Taking the mystery and fear out of cooking
The bean is not one of the aristocrats of the food world. It’s a worker, a foot soldier, doing a valuable job in its unglamorous way. It’s nutritious, satisfying and easy to use.
So what exactly is a bean? According to the dictionaries, it is a seed that grows in a pod. That’s a bit odd, don’t you think? Seeds are what enable a plant to reproduce, and usually it’s the fruit in which they come that we’re interested in. But in this case, we rarely eat the actual pods (green beans, runner beans etc. being obvious exceptions. With most beans, it is them that we eat, and therefore their reproductive function is purely to make more of themselves. Almost a selfish existence, you might say.
Be that as it may, there are plenty of ways to eat beans, and we’re going to look at just a few.
Chilli con carne is an obvious one, the red kidney beans somehow perfectly suited to being cooked with minced beef, onions and chilli powder or fresh chillies. We’ve featured that already, many months ago, but you can still find the recipe on this site.
Black beans have appeared here twice, once with the Venezuelan corn breads, arepas, and again as part of an Aztec salad – so that’s once hot and once cold, which emphasizes the bean’s versatility. If you buy them dried, they will need to be soaked and cooked, but that’s hardly rocket science, and most of them come pre-cooked in cans anyway.
I’m particularly fond of black-eyed beans, which work well in stews or even mashed up and fried with onions and a few herbs, a bit like fish cakes, but can also be eaten cold as part of a bean salad.
In Africa the brown bean is popular because it’s cheap, versatile and easy, which is what beans in general are all about.
And then there are haricot beans, known in some countries as navy beans.
The national dish where I come from is called beanjar, and it’s nothing more than a bean stew with some cheap meat cooked in it. There are variations of this all over the world, but Guernsey Bean jar is as good as any, so here is how you do it.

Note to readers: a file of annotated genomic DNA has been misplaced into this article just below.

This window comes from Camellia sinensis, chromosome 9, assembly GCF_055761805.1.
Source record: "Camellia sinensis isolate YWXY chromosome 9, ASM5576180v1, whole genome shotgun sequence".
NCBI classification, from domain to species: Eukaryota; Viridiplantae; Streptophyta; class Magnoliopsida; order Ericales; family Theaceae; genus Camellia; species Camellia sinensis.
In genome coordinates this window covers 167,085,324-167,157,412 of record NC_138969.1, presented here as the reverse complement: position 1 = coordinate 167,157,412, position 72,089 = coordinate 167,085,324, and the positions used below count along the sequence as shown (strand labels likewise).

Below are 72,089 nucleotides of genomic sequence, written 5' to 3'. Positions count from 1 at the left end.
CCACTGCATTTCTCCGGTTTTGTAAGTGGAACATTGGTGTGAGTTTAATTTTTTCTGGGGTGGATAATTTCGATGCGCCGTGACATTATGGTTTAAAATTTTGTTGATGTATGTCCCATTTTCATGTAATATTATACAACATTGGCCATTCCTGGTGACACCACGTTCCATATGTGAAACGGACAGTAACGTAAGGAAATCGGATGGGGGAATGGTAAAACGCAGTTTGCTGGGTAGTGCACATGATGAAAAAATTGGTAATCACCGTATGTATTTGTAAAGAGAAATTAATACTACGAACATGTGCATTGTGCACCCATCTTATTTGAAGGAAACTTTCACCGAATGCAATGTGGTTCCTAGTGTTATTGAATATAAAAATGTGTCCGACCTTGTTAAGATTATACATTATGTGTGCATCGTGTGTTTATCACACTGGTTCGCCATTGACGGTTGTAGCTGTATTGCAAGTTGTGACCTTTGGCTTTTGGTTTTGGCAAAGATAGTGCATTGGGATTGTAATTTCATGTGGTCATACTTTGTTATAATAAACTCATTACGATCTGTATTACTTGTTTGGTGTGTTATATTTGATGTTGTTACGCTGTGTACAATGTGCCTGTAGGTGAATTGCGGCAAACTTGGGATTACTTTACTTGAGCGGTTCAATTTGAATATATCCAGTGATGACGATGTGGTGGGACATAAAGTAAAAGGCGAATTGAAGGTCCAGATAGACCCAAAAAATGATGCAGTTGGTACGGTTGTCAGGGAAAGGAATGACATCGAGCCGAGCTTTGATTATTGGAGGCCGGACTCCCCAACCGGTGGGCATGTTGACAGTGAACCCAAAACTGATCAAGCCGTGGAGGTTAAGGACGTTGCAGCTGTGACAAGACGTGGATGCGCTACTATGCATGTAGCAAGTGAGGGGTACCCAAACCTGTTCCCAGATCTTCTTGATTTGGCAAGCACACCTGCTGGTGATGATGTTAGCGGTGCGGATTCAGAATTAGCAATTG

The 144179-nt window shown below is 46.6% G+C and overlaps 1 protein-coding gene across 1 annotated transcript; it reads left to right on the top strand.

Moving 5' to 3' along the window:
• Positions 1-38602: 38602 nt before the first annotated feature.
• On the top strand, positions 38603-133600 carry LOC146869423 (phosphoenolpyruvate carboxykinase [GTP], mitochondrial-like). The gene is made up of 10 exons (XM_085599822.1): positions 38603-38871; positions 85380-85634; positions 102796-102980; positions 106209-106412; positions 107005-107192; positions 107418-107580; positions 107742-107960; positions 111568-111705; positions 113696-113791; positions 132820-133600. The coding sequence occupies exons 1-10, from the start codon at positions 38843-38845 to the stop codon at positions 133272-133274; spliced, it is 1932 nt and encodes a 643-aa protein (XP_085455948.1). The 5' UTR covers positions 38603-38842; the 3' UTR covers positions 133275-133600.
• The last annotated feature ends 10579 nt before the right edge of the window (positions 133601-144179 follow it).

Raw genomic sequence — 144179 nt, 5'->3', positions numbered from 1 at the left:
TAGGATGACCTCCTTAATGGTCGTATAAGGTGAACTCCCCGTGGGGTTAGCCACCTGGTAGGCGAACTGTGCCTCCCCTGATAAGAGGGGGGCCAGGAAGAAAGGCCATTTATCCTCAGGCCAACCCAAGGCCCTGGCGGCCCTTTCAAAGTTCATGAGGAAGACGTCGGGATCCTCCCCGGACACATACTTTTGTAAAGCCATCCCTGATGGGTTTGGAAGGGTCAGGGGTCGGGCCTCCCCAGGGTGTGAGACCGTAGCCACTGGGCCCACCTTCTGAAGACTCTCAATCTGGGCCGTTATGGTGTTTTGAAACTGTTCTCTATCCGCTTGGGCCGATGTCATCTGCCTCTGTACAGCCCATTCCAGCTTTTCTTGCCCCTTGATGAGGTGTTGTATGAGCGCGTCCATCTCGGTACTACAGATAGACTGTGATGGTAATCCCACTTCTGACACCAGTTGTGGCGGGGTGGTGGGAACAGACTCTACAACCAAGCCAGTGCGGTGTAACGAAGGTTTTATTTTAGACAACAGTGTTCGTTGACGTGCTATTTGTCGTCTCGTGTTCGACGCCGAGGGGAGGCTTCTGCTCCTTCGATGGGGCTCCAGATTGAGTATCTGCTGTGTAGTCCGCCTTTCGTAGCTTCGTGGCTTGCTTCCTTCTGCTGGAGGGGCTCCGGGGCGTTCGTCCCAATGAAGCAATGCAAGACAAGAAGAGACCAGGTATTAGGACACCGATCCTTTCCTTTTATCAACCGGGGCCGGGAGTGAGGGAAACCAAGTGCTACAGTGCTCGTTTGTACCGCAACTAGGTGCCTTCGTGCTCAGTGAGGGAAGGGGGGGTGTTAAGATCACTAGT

1 pigs trotter (or some other very cheap meat)
1lb haricot beans
1 large onion, chopped
2 carrots, diced
1 bay leaf
2 pints beef stock
Since this is going to be cooking for a long time, use dried beans, because precooked ones can become too mushy. Soak the dried beans overnight.
Put all the ingredients in a large earthenware pot or casserole dish.
Cook it in the oven on a low-medium heat for a long time – several hours.
If that sounds a bit unscientific, consider this: my grandma lived opposite a bakery and she, like many women in the area, had an arrangement with the bakers. Since the ovens in which the bread was baked were always hot but not always in use, the women would take their bean jars there in the evening, to be put in the oven until it was time to start making bread. When the women went back in the morning to collect their pots, the beans, meat and stock had been cuddling all night and had melded into a delicious meal for the family.
Some people use butter beans, 50-50 with the haricots. Black-eyed beans would also do the job. As stated in the recipe, although a pig’s trotter is traditional, some other humble cut would also work: shin of beef, even cowheel (although you might not get a lot of meat to eat, just flavour).